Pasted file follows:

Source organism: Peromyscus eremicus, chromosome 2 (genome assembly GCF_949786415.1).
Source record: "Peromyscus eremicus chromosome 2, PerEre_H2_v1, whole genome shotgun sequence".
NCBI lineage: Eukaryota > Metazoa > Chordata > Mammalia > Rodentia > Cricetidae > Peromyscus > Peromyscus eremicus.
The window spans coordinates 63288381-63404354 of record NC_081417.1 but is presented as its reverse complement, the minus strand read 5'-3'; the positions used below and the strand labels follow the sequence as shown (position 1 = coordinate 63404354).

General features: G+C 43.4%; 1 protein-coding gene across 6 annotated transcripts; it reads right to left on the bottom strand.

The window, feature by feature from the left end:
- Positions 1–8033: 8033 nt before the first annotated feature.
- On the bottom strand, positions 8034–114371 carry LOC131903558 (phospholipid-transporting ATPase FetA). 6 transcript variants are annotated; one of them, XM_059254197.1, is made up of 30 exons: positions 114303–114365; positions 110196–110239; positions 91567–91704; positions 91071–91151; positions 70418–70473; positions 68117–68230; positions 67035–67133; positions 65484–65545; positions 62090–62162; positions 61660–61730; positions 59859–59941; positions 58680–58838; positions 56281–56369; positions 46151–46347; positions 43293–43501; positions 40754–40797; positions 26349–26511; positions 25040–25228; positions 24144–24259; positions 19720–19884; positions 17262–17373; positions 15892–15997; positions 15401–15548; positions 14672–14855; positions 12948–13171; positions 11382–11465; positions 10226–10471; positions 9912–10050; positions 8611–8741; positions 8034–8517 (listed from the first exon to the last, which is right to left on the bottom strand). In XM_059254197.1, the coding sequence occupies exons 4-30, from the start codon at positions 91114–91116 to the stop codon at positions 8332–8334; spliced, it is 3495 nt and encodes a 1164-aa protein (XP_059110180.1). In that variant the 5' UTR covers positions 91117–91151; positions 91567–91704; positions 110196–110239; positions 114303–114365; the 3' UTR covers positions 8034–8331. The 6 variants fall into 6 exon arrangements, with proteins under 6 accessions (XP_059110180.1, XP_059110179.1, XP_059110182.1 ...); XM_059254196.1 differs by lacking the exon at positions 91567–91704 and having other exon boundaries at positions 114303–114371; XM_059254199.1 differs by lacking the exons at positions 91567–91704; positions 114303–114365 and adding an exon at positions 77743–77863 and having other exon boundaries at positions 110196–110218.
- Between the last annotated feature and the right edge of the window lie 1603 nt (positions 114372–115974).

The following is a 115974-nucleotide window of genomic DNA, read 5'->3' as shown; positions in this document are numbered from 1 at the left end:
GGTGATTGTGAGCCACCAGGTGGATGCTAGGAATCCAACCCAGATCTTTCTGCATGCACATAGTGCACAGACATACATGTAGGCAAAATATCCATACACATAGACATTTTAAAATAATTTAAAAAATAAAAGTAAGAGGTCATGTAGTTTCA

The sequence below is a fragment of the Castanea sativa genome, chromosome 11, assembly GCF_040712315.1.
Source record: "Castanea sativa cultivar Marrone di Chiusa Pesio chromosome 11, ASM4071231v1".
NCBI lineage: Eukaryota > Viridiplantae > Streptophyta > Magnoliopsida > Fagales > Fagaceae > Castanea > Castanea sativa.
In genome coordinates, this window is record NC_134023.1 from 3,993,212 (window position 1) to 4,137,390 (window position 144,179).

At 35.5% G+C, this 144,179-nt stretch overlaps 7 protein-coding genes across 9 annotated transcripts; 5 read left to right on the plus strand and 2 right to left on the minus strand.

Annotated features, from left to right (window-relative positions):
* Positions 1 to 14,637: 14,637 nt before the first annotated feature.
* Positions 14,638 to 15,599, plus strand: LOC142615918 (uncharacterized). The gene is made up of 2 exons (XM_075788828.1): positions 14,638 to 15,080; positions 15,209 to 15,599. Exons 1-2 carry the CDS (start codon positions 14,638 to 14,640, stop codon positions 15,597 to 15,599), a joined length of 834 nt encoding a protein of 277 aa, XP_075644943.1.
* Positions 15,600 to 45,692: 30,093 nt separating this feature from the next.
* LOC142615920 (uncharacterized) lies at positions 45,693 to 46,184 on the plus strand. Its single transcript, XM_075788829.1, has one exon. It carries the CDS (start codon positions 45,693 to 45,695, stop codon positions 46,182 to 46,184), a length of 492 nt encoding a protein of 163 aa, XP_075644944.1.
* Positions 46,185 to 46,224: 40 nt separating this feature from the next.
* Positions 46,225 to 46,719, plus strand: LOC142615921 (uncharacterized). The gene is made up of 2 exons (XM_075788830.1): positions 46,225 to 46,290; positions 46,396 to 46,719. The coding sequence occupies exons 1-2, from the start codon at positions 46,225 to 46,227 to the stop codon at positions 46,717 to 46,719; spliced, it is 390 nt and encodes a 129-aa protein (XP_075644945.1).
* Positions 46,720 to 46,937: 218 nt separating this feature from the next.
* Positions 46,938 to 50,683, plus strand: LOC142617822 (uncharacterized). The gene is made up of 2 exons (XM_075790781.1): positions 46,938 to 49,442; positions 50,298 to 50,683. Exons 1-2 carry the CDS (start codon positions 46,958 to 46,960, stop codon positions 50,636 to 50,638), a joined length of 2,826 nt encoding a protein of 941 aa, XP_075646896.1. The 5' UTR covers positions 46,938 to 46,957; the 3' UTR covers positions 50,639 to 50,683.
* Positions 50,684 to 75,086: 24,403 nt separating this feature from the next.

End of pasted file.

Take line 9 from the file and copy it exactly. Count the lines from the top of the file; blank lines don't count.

- Between the last annotated feature and the right edge of the window lie 1603 nt (positions 114372–115974).